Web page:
Feb 28

How I Learned to Succeed

By Kristy Sisko, Girl Scouts of Greater New York Leadership Advisory Board Member

 

I was a Girl Scout for over ten years. During that time, I learned a great many things – from how to be an entrepreneur by managing my own cookie sales to effectively working as part of a team and the importance of striving for excellence.

 

In 2001 I started working for Vault.com as a sales assistant. This was my second job out of college and, after years of schooling, I was ready to take the world by storm. I had lofty goals and ambitions but didn’t quite know the best path to take in order to succeed. Looking back on the eight years I spent at Vault, I can see how I developed into a strong leader by applying many of the lessons I learned during my time as a Girl Scout – eventually becoming Vault’s VP of North American Ad Sales.

 

My experience as a Girl Scout laid the foundation for these successes and helped me to learn valuable lessons that I applied – and still apply – to my career. These lessons are:

1. Take advantage of every opportunity.

Put in 110%; volunteer for special projects; and always keep an eye out for opportunities to work with other departments, managers, or clients. Very few people graduate from college knowing exactly what career they want to pursue. The best way to discover what interests you and how to best utilize your talents is to keep an open mind and pursue new projects. This is a great way to learn on the job and to refine your career towards a role that is both challenging and engaging.

2. Be a sponge.

Learn. Learn. Learn. From basic tasks like using the copier to more complicated skills such as new computer programs, learn as much as you can. The old adage “knowledge is power” is true in the workplace as well, and the employee who knows a good deal about the company and the day-to-day workings becomes indispensable. Moreover, the acquired skills and experience will come in handy when applying for your next job!

3. Take risks and believe in yourself.

You are your single best asset and can propel your career in ways you might not even think imaginable. The key is to believe in your ability to learn and adapt. You don’t need to be an expert or have all of the answers. Simply pursue opportunities that are interesting to you and believe that you are smart enough and resourceful enough to do an amazing job.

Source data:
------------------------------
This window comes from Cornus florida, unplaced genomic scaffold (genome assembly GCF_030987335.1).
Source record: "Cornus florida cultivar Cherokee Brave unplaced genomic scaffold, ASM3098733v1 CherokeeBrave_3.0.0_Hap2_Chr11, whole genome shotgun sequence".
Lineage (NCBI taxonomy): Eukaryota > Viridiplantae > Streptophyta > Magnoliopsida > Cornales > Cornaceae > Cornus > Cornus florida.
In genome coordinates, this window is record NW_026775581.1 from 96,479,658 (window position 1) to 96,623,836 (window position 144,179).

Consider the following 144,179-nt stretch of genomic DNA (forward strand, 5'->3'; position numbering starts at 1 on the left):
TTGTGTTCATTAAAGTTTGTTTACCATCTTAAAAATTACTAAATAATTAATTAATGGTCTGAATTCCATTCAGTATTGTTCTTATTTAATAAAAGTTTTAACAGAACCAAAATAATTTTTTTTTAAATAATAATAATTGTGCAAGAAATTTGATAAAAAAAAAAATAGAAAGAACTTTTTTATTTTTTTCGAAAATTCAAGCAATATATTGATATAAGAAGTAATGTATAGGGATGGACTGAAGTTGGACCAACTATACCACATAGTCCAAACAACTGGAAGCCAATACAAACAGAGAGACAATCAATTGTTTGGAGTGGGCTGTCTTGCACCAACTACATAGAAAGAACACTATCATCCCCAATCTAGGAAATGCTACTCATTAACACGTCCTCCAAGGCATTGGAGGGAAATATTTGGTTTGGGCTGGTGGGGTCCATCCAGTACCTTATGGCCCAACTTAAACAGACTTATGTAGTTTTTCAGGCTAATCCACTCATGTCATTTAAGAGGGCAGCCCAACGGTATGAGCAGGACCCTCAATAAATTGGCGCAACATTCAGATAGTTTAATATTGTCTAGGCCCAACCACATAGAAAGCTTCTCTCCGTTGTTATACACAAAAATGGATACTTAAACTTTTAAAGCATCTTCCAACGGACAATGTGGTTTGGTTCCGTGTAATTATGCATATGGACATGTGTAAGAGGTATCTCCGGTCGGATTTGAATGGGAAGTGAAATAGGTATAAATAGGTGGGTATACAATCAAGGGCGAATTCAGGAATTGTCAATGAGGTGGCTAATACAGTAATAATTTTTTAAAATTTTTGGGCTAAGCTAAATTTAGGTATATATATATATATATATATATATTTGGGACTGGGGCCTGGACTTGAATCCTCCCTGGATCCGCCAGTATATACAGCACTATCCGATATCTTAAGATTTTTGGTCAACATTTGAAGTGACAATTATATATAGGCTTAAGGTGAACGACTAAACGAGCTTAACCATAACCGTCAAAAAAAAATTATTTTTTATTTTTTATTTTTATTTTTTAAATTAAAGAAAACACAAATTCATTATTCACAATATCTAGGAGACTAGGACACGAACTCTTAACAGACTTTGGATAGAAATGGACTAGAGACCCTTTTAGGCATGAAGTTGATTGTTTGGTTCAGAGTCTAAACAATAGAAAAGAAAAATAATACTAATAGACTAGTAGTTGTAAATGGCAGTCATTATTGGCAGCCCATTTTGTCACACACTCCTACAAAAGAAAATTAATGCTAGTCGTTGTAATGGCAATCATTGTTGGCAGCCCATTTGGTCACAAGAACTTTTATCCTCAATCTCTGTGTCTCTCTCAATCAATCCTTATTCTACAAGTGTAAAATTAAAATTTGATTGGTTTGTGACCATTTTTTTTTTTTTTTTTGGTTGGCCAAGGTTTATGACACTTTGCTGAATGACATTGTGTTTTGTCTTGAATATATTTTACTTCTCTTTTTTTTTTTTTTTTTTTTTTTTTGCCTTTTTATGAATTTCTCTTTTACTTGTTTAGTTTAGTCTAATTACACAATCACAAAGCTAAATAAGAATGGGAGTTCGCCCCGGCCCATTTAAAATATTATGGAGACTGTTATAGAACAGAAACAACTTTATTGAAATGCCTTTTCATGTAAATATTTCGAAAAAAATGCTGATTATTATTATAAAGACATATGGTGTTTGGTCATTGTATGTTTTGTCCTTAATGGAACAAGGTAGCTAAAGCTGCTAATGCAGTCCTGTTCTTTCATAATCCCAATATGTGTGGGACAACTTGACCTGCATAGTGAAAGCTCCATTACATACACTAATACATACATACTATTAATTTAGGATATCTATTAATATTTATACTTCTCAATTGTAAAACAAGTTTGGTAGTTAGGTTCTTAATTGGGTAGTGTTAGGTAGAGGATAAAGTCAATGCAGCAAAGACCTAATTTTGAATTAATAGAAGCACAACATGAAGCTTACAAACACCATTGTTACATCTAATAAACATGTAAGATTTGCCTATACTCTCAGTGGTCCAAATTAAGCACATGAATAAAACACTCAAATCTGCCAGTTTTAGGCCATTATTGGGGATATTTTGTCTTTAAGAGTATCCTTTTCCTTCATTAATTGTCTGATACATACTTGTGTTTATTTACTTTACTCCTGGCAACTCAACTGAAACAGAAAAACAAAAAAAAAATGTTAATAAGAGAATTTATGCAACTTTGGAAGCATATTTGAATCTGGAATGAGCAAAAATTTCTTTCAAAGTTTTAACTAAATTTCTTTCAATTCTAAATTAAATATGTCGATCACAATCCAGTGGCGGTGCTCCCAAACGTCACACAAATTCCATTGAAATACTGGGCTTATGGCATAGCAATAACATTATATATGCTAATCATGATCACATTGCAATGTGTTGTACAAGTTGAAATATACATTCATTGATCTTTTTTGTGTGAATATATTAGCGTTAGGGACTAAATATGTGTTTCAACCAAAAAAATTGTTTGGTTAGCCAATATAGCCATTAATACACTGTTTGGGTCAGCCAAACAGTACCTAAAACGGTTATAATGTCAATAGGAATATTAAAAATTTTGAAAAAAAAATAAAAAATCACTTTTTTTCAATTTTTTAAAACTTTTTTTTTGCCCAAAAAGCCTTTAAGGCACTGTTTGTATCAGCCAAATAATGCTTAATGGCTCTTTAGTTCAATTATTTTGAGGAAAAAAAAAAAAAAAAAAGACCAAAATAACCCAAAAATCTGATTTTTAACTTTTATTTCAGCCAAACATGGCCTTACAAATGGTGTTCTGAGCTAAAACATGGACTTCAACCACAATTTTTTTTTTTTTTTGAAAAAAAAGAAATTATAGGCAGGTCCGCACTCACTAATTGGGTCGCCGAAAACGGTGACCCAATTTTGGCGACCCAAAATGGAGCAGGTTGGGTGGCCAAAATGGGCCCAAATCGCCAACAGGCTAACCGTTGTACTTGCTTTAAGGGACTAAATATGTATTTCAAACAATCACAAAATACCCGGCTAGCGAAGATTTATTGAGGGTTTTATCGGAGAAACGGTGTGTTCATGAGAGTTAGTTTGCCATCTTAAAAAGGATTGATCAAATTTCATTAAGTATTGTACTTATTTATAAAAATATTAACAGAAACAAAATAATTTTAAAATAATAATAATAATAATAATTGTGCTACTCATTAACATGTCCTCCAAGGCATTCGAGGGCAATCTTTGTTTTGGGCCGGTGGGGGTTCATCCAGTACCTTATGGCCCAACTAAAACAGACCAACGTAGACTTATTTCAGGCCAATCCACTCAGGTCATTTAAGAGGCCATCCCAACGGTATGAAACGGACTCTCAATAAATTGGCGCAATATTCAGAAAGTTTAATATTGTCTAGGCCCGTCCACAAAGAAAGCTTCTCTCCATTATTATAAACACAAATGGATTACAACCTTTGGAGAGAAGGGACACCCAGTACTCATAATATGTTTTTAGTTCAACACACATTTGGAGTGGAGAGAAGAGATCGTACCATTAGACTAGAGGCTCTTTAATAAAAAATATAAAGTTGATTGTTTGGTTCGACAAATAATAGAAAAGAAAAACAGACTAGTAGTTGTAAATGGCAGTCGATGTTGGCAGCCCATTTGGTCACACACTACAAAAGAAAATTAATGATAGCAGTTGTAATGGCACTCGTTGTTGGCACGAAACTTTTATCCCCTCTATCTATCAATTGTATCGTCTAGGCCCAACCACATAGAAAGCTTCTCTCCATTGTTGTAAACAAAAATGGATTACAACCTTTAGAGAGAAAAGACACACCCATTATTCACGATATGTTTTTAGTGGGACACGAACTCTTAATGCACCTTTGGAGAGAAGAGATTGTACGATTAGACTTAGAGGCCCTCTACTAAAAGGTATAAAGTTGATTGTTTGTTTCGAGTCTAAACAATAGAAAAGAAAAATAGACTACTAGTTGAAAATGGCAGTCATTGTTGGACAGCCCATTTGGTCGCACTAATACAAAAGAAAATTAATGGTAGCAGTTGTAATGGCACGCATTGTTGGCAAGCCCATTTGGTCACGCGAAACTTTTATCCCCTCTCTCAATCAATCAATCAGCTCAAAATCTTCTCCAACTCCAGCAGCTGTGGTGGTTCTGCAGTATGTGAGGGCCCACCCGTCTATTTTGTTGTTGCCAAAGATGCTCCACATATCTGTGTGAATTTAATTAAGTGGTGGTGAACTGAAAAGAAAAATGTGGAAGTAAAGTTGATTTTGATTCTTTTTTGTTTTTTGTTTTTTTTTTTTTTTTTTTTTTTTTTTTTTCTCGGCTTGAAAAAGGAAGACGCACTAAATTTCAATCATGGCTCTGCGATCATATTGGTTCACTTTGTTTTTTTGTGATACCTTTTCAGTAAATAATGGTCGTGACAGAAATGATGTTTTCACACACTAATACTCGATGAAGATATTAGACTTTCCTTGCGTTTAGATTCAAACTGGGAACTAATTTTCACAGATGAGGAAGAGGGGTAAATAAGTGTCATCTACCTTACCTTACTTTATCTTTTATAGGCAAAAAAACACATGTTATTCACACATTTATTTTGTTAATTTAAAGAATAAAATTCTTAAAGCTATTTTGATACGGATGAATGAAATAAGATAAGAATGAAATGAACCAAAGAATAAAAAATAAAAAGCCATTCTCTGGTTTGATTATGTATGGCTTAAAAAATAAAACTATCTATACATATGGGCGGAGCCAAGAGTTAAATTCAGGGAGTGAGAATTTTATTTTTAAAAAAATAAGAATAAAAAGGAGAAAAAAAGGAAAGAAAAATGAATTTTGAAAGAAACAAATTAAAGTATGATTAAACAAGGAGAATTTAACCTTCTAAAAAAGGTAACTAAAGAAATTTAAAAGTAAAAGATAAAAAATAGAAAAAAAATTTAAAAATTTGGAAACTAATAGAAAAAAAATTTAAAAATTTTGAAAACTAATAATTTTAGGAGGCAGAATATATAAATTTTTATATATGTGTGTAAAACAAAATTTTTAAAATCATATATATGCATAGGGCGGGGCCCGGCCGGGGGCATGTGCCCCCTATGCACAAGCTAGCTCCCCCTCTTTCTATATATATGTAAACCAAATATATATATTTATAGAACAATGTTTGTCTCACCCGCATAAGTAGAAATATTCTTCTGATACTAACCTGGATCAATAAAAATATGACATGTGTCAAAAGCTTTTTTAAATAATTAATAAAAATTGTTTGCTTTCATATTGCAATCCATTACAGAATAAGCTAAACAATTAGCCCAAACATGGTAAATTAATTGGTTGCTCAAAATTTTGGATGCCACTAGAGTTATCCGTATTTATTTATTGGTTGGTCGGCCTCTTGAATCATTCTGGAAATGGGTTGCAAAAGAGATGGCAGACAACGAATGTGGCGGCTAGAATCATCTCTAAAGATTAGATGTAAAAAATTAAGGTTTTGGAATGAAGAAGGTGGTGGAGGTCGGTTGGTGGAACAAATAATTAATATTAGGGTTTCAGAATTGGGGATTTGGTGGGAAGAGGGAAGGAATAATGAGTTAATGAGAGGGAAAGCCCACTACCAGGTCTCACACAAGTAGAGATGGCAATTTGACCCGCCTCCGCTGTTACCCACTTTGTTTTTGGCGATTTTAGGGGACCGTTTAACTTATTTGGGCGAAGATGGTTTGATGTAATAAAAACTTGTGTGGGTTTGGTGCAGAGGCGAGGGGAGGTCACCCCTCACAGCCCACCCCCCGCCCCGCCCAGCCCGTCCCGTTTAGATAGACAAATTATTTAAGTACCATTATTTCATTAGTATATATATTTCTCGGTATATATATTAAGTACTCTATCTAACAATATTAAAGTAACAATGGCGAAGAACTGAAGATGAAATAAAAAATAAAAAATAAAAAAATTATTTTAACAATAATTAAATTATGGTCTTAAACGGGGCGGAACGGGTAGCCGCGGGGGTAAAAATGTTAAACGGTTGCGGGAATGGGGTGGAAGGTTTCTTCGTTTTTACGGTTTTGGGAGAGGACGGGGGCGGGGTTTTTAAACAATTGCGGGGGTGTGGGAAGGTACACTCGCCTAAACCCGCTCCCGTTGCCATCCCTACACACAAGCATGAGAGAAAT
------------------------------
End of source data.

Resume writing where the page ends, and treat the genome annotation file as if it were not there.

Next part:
4. Solicit feedback from others.

It is often difficult to receive criticism from others but this feedback is important, particularly in the early stages of your career. It will help you identify your strengths and improve upon any weaknesses.

5. Treat everyone with respect.

Everyone in the company, regardless of position, should be treated with respect. Beyond the obvious reasons, you will also learn that the kindness you impart on others will be returned tenfold. Whether you run into computer troubles right before a looming deadline or have a last-minute project to complete – others are more receptive to your requests for help when you’ve shown them similar respect in the past.

 

The five lessons I’ve outlined can be applied to any situation – my advantage was learning these lessons at an early age through my experiences with scouting. Without even realizing it, I started down a road toward success early on, and as I have continued to follow that path I have developed into a leader in my industry.

 

 

 

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